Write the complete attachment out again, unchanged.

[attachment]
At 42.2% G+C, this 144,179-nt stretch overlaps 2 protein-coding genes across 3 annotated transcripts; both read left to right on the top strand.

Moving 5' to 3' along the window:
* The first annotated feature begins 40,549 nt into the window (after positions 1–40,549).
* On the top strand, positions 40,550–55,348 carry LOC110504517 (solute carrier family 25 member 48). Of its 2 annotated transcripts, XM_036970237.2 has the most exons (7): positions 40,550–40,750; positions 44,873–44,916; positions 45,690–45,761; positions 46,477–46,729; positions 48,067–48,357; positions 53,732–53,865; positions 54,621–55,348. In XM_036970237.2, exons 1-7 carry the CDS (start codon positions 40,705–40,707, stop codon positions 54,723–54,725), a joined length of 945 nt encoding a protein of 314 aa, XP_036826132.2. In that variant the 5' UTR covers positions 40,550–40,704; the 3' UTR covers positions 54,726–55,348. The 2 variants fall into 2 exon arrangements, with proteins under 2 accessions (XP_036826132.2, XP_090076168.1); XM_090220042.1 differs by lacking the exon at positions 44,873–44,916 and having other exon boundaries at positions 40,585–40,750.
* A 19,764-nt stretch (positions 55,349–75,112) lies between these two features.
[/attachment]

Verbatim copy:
At 42.2% G+C, this 144,179-nt stretch overlaps 2 protein-coding genes across 3 annotated transcripts; both read left to right on the top strand.

Moving 5' to 3' along the window:
* The first annotated feature begins 40,549 nt into the window (after positions 1–40,549).
* On the top strand, positions 40,550–55,348 carry LOC110504517 (solute carrier family 25 member 48). Of its 2 annotated transcripts, XM_036970237.2 has the most exons (7): positions 40,550–40,750; positions 44,873–44,916; positions 45,690–45,761; positions 46,477–46,729; positions 48,067–48,357; positions 53,732–53,865; positions 54,621–55,348. In XM_036970237.2, exons 1-7 carry the CDS (start codon positions 40,705–40,707, stop codon positions 54,723–54,725), a joined length of 945 nt encoding a protein of 314 aa, XP_036826132.2. In that variant the 5' UTR covers positions 40,550–40,704; the 3' UTR covers positions 54,726–55,348. The 2 variants fall into 2 exon arrangements, with proteins under 2 accessions (XP_036826132.2, XP_090076168.1); XM_090220042.1 differs by lacking the exon at positions 44,873–44,916 and having other exon boundaries at positions 40,585–40,750.
* A 19,764-nt stretch (positions 55,349–75,112) lies between these two features.